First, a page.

Let the app view the sky through your phone’s camera, and it will overlay constellations in the direction you’re facing. You can also track the movement of planets and, if you pay for the upgrade, objects such as the International space Station and the Starlink satellites. There’s even a calm audio track you can turn off any time you want.
We liked the ‘Visible Tonight’ section that guides you to spectacular objects you can definitely see on a given evening, with photos and a link to its Wikipedia page for more information. Even at its most expensive, Star Walk 2 is a low-cost way to experience augmented astronomy, and the free version is perfectly usable if you can live with its limitations.
SkyView: Best stargazing app for learners
This easy to use and low-cost app (there’s a free version) has been around for a long time, but received many upgrades along the way. Its interactive star map recognises night-sky options and constellations, showing their paths when they cross the centre of the screen.
This is where the app falls down slightly – you need to be very precise in your positioning to get the information you need. Move slightly away from the object you’re interested in, and the details vanish – perhaps the designers had a stable tripod mount in mind rather than handheld viewing. We also found the AR screen to be extremely dark, even for viewing at night, but the graphics are clear and the illustrations of constellations are attractive.
When you do have it properly aligned, however, there’s a lot of info on offer, as you can bring up full descriptions, and even link out to the object’s Wikipedia entry for more.
The free version contains the details of fewer stars and constellations than the paid-for app, but doesn’t burden you with ads. You can upgrade by buying packs of extra stars and satellites, and even a music package. Telescope integration is limited, but there’s enough detail and functionality on offer here to make it attractive to amateur astronomers.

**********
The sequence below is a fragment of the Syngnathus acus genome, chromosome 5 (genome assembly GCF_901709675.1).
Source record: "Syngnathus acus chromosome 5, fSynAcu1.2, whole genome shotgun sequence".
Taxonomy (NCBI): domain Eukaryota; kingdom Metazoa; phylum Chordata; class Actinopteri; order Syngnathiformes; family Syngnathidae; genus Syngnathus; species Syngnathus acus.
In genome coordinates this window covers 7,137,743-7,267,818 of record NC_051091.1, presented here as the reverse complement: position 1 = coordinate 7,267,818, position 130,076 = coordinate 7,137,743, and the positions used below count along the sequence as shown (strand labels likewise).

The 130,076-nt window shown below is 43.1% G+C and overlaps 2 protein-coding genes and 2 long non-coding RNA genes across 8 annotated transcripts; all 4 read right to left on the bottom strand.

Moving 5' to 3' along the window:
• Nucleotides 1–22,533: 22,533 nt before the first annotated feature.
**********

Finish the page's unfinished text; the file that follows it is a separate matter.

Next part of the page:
Star Rover: Best low-cost option
A nicely designed app that’s not too expensive, Star Rover is let down slightly by the size of its database, which doesn’t contain as many stars and other objects as its competitors’ do.
This in no way makes Star Rover a poor app, however – 120,000 stars is still plenty, and it contains all the most interesting and brightest ones. It offers similar functionality to other apps, giving an augmented view of the night sky with constellations marked with illustrations, and tracks for the planets and other notable objects. While there’s a search feature that can ferret out any area of the sky you’re interested in looking at, there’s little additional information on offer once you’ve found what you’re looking for.
Due to its basic interface and blurry font, the app is starting to look rather dated, and could do with an update. Despite this, it’s perfectly usable, has a complete moon-phase and eclipse calendar, can show you objects yet to rise above the horizon, and is extremely competitively priced.
Starlight: Best stargazing app for the basics
A rather basic app that’s not only cheap, but comes with an ad-supported free version, Starlight is deceptively simple.
The app offers an augmented view of the heavens, with plenty of information on offer. Find something interesting, tap the screen twice, and you’ll be immersed in details about it. Unfortunately, if you’re interested in man-made objects such as the International Space Station, you won’t find it here – its database covers natural objects only.
And while it’s possible to zoom in and find dimmer stars that can be obscured by light pollution, there’s not much detail about them here. Stick to the brightest objects in the night sky, and Starlight will fill you in nicely, with links out to Wikipedia to flesh out the facts.
The ads in the free version take up rather a lot of the screen, so if you’re serious about this beginner’s guide to the galaxy, you’ll get a better experience by paying up. It’s only $2/£2, although for that price you could also get one of the above options that we rate slightly better. The main reason to go for this option? It’s limited database means that you’ll just get the basics when you’re stargazing, so you can focus on learning the main stars first.